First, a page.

There are a variety of experiences or conditions that may make regulation of the brain and one’s arousal state more difficult. For instance, one who has experienced abuse or trauma may struggle to lower arousal states while someone who is depressed may struggle to increase his arousal state. These can be generalized to represent individuals who may be overaroused or underaroused. However, there are also conditions that suggest instability of the brain, such as those who experience migraines.

There are ways to improve the brain’s ability to regulate itself. Neurofeedback is a training technique that enables a person to gain some element of voluntary control over autonomic body functions. For instance, one’s heart rate, respiratory rate, and blood pressure are examples of different measures of autonomic arousal. Electrical brain activity, which is measured by an electroencephalogram (EEG) is also a measure of autonomic arousal. Neurofeedback works to reward brain activity in certain areas and at certain frequencies or arousal levels to change brain activity in a way that produces positive effects on the brain’s ability to regulate itself.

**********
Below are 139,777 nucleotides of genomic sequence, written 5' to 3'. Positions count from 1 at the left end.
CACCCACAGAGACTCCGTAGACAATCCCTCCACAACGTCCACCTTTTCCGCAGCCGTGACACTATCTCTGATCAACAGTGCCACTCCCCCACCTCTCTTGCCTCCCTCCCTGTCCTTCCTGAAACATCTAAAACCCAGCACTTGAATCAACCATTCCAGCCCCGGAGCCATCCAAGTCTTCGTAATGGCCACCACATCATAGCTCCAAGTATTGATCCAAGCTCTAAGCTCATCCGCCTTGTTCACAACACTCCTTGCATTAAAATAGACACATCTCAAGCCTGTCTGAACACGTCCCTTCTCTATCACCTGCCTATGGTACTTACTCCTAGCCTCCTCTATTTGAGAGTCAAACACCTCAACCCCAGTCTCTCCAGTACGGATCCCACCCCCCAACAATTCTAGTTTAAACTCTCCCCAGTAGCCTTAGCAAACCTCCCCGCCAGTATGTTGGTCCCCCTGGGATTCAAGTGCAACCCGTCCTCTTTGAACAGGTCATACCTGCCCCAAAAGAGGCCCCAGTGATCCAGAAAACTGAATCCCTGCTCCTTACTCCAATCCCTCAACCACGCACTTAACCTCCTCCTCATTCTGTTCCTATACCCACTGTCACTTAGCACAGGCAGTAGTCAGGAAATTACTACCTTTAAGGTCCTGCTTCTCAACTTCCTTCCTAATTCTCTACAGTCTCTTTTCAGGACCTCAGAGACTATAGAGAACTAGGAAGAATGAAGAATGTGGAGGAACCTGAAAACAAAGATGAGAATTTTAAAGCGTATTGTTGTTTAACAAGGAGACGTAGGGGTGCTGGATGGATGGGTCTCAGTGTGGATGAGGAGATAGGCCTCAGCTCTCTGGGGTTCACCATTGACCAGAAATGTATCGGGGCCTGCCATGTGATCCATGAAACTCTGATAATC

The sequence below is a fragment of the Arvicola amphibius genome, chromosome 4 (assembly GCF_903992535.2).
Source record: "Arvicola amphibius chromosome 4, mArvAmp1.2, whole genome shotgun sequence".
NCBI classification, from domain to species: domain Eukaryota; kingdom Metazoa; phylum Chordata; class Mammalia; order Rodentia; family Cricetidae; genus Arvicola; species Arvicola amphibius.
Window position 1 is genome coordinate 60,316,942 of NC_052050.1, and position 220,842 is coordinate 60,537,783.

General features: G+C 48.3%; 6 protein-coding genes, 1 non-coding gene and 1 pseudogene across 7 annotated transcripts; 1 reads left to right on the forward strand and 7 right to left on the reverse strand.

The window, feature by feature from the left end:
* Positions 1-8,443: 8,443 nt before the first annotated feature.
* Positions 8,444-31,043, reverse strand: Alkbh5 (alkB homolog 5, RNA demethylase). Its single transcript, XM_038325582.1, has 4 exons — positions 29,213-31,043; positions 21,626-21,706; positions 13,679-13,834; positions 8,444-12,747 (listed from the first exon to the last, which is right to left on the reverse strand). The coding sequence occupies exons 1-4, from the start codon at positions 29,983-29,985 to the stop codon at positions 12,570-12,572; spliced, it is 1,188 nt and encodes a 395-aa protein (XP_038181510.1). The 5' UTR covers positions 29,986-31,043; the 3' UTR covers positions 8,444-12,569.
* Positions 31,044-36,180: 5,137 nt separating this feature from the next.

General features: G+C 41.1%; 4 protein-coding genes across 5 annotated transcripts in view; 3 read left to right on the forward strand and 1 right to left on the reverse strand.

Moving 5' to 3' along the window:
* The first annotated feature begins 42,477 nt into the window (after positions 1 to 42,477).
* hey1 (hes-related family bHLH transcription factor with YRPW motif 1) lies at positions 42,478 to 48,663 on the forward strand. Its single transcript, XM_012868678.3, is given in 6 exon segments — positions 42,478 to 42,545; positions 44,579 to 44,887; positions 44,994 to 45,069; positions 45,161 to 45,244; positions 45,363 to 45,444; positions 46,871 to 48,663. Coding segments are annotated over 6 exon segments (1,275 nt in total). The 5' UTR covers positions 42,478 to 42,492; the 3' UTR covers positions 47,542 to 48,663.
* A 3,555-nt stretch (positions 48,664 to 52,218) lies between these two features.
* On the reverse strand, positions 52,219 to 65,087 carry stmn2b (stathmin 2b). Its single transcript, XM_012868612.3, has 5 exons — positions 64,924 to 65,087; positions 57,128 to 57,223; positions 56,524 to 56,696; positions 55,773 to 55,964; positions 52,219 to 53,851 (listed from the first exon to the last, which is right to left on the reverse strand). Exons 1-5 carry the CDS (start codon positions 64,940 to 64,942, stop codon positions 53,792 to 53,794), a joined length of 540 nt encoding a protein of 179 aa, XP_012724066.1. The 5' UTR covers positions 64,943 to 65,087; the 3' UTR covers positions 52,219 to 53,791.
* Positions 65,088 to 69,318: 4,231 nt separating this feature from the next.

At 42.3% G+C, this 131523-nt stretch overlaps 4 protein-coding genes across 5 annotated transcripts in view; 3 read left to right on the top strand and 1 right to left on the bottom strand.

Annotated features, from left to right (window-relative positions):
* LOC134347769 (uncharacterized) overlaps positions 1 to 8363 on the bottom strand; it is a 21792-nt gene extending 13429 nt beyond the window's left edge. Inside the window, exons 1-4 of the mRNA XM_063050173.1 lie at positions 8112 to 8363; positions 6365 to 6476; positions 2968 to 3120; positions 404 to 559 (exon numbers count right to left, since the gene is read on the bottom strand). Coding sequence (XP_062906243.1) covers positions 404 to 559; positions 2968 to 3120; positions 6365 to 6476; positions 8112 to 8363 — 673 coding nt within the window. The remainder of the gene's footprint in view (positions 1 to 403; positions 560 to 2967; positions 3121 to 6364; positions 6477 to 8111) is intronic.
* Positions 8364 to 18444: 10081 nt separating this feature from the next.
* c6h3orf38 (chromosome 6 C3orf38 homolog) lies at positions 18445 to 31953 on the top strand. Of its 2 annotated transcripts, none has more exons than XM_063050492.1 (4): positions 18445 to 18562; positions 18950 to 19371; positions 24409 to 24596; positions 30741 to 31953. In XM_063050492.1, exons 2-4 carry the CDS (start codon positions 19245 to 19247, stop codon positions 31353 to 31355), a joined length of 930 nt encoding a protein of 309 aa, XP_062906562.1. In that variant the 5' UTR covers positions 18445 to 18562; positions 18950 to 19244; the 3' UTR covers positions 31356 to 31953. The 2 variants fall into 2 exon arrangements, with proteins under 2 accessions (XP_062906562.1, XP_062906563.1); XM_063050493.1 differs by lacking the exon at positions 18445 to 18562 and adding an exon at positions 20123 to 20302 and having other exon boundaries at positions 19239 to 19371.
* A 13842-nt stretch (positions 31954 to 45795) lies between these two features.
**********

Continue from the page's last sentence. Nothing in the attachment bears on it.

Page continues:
Neurofeedback consists of the placement of sensors on the head to read brain activity. This information is transferred to two computers, one for the therapist and one on a game screen for the client. If the brain activity achieves the criteria selected, then the client’s game produces the desired effects as well as a beep. These beeps and game movements provide reinforcement to the brain to continue producing the desired brain activity. There are particular frequencies that are associated with certain brains states. For instance, delta brain waves are between .5-3 hertz a second. These waves are likely to appear low in the brain’s activity while one is awake or the individual could risk interference with emotional or cognitive processing. Theta waves are between 4-7 hertz and often occur during a daydreaming or inattentive state. Alpha waves between 8-11 hertz often represent a relaxed or neutral state. Waves that are 12-15 hertz are called Sensory Motor Rhythms (SMR) and are associated with one who is focused, calm and alert. Beta waves are between 15-18 hertz and occur when one is very activated, very alert, and possibly higher task oriented. Finally, high-beta waves are 22-36 hertz and represent tension, anxiety, fear or excitement. With this range of wave frequencies it is important that the brain be flexible enough to produce brain activity that achieves the appropriate state for the appropriate situation.